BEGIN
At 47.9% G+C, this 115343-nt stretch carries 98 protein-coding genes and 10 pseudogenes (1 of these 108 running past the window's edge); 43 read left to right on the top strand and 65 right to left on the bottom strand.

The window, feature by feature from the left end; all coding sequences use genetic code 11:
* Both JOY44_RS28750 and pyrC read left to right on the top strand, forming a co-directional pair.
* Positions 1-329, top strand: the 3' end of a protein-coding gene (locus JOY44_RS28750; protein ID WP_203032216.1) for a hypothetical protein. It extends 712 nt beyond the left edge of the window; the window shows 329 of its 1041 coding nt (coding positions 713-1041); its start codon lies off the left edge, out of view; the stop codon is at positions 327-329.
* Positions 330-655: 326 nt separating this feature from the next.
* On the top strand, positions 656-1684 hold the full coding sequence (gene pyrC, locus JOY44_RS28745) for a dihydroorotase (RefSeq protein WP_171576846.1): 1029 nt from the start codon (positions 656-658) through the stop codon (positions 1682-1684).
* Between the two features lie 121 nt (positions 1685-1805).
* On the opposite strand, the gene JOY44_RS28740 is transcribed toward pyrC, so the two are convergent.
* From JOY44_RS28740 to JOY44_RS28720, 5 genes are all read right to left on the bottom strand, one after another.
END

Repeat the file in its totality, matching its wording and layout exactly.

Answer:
At 47.9% G+C, this 115343-nt stretch carries 98 protein-coding genes and 10 pseudogenes (1 of these 108 running past the window's edge); 43 read left to right on the top strand and 65 right to left on the bottom strand.

The window, feature by feature from the left end; all coding sequences use genetic code 11:
* Both JOY44_RS28750 and pyrC read left to right on the top strand, forming a co-directional pair.
* Positions 1-329, top strand: the 3' end of a protein-coding gene (locus JOY44_RS28750; protein ID WP_203032216.1) for a hypothetical protein. It extends 712 nt beyond the left edge of the window; the window shows 329 of its 1041 coding nt (coding positions 713-1041); its start codon lies off the left edge, out of view; the stop codon is at positions 327-329.
* Positions 330-655: 326 nt separating this feature from the next.
* On the top strand, positions 656-1684 hold the full coding sequence (gene pyrC, locus JOY44_RS28745) for a dihydroorotase (RefSeq protein WP_171576846.1): 1029 nt from the start codon (positions 656-658) through the stop codon (positions 1682-1684).
* Between the two features lie 121 nt (positions 1685-1805).
* On the opposite strand, the gene JOY44_RS28740 is transcribed toward pyrC, so the two are convergent.
* From JOY44_RS28740 to JOY44_RS28720, 5 genes are all read right to left on the bottom strand, one after another.